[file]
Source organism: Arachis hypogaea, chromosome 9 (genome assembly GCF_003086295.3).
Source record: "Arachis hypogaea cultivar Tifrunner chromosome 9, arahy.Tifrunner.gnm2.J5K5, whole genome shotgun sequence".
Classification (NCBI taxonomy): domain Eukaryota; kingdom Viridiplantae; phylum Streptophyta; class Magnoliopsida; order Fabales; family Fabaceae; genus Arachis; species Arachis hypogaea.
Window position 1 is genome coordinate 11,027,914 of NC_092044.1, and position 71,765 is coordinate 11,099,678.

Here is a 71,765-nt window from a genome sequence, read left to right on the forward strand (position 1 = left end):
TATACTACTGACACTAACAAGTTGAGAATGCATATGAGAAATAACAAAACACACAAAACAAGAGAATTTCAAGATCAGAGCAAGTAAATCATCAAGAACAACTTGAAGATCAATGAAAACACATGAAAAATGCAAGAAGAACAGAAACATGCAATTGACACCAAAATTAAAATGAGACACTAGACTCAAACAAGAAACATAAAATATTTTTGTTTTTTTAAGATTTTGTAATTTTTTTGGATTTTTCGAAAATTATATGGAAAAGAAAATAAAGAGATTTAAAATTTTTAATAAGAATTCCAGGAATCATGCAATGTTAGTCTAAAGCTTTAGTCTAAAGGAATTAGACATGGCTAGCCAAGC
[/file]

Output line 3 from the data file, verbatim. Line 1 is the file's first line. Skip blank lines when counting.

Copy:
Classification (NCBI taxonomy): domain Eukaryota; kingdom Viridiplantae; phylum Streptophyta; class Magnoliopsida; order Fabales; family Fabaceae; genus Arachis; species Arachis hypogaea.